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Wumpscut: Music for a slaughtering tribe

After many years of DJ-ing Bavaria's industrial/ goth club scene and several limited edition tape-only albums, Rudy Ratzinger's official album debut was a hard punch in the face of the stale, increasingly guitar-driven industrial scene. Ratzinger created some of the most hard-hitting music to date without using any guitars. In fact, with deathmetal/blackmetal pretty much reaching its saturation point in the mid nineties, Wumpscut arguably took extreme music to a whole new level. Favouring pounding electronic rhythms and psychotic, haunting melodies over the high speed approach of the metal scene, MFAST created an atmosphere much more intense and menacing.

Sonically, the album was one of the first to blend the experimental structuring of classic industrial greats like Esplendor Geometrico and Skinny Puppy with less controlled power-noise outbursts in the vein of Merzbow's later work. Several other unusual influences, like distorted hip-hop grooves and the use of very proper song structures, make this album quite an unusual one indeed. It must be said, though, that the album does suffer somewhat from the "apocalyptic fairyland"-style lyrics, as Ratzinger puts it, in the sense that they come across as being somewhat adolescent horror fantasies. But, in honesty, this album is not about the lyrics. Wumpscut continued to be ground-breaking later in the 1990's by being one of the frontrunners of the Darkwave scene but in the process some of the rawness was lost.

Although Ratzinger is and always has been Wumpscut all by himself, several guests appear on the record. On the excellent track "Fear in motion" we can hear Aleta Welling on lead vocals, whilst Ratzinger does most of the singing on all the other tracks. Aghast View and Kirlian Camera provide interesting remixes.

The record was released on Ratzinger's own Beton Kopf Media label. For this reason perhaps, there wasn't a lot of consistency between the different pressings of the record. That is, Ratzinger couldn't resist the temptation to make small changes on each pressing of the album. This is a mixed blessing. It is nice that there are many different tracks around, but for the listener it is annoying to have to buy all versions of the album to get all tracks. Further, different versions were released on different labels as well. Below is a complete coverage.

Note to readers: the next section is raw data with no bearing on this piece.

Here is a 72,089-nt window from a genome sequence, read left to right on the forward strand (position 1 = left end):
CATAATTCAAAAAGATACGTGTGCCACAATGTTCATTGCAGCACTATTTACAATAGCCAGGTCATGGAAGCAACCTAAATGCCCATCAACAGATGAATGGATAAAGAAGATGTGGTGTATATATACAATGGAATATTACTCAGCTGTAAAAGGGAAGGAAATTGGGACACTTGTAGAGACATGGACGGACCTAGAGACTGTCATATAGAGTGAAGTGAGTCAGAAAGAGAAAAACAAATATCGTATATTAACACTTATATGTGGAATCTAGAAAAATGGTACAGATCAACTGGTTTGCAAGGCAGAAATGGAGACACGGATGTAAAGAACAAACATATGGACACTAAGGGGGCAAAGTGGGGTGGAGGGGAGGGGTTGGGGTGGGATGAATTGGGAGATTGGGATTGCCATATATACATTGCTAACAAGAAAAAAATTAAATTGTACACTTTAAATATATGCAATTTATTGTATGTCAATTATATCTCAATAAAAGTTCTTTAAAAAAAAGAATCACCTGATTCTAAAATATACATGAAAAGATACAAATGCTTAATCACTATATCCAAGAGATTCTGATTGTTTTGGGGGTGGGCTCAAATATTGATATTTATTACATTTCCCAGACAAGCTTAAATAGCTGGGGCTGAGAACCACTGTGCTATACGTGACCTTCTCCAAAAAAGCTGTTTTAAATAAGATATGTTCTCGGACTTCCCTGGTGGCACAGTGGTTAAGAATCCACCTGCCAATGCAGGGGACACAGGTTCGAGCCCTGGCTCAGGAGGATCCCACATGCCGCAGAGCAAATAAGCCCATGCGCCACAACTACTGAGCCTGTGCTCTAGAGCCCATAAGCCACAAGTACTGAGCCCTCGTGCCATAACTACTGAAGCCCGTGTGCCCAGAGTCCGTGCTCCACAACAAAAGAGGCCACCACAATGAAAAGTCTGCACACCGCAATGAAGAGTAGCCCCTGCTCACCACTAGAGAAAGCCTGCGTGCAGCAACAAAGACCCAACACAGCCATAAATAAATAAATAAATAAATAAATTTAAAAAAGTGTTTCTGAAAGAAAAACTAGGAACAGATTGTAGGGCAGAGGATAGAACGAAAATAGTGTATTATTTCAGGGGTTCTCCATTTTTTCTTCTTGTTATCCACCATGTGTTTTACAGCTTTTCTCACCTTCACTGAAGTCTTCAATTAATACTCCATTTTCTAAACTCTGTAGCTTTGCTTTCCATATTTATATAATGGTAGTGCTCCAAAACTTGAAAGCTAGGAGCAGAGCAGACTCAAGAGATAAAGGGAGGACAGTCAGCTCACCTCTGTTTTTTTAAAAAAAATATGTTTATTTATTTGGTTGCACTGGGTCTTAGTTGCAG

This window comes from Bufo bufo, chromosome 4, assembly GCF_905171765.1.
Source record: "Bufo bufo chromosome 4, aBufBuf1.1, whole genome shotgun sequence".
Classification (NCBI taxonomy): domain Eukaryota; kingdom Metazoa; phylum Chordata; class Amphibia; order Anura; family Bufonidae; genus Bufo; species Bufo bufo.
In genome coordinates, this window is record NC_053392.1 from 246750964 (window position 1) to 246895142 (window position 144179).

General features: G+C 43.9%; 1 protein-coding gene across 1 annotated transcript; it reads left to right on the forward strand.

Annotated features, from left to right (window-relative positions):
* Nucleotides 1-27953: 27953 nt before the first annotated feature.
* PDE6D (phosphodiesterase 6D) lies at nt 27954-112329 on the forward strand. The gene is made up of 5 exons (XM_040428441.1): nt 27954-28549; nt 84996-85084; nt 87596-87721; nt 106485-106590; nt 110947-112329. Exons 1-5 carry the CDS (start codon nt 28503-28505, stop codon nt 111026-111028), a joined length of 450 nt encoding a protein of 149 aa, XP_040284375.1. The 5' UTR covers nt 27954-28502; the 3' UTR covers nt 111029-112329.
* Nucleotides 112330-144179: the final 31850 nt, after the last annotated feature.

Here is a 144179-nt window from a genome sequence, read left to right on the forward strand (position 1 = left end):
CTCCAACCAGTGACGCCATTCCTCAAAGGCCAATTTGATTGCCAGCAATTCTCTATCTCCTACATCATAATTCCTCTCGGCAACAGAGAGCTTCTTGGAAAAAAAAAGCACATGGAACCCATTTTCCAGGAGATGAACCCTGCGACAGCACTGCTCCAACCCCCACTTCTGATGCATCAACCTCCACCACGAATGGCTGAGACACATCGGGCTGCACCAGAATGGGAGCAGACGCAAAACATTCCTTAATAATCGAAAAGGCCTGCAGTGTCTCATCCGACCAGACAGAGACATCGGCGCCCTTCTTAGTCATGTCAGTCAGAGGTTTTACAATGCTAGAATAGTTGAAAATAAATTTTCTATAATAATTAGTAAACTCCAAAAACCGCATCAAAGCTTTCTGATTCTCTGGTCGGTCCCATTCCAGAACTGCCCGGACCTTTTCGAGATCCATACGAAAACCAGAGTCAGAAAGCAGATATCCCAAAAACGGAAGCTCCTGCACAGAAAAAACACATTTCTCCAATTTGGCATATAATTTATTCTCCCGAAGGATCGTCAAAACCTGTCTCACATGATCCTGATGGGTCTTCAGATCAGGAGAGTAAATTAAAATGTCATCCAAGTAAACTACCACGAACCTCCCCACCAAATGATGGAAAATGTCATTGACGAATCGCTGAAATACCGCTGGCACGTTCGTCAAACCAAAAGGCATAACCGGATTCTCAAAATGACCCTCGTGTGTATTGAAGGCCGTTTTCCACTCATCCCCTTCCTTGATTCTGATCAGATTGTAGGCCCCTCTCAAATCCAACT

Music For A Slaughtering Tribe

Label: Beton Kopf Media/VUZ
Release date: December 20, 1993
Two versions exist: the BKM release has a brown paper cover with two working men on it and the VUZ release has a human skull photographed from below.

  1. Soylent Green (extended version)
  2. On the run
  3. Koslow
  4. Fear in motion
  5. Dudek
  6. Default remixx (remix)
  7. Bleed
  8. Concrete rage
  9. Believe in me
  10. She's dead
  11. Rotten meat
  12. The day's disdain
  13. Float
  14. My life

Label: Beton Kopf Media/Metropolis (American release)
Release date: January 1, 1997
Cover: A human skull photographed from the front (as opposed to below on the first release)

  1. Soylent Green (extended version)
  2. On the run
  3. Bleed
  4. Fear in motion
  5. Default (Aghast View remix)
  6. Concrete Rage
  7. She's Dead (Kirlian Camera remix)
  8. Koslow
  9. Default
  10. She's dead
  11. Believe in me
  12. Dudek
  13. My life
  14. Red Water (hidden track, short prelude to the album Bunkertor 7)

Music For A Slaughtering Tribe II

This version, released very shortly after the 1997 re-release, is identical to the original release but has an extra remix disc.

Label: Beton Kopf Media
Release date: February 2, 1997
Content of the remix disc:

  1. Fear in motion by Remyl
  2. She's Dead by Kirlian Camera
  3. Soylent Green by Haujobb
  4. Fear in motion by Haujobb
  5. Dudek by Brain Leisure
  6. Default by Aghast View
  7. Float by Dive
  8. Soylent Green by Brain Leisure

Last, a Music for a German tribe was also released. It has German versions of many popular Wumpscut tracks, not only of this album. This was done because the American audiences liked the German tracks more than the English ones.

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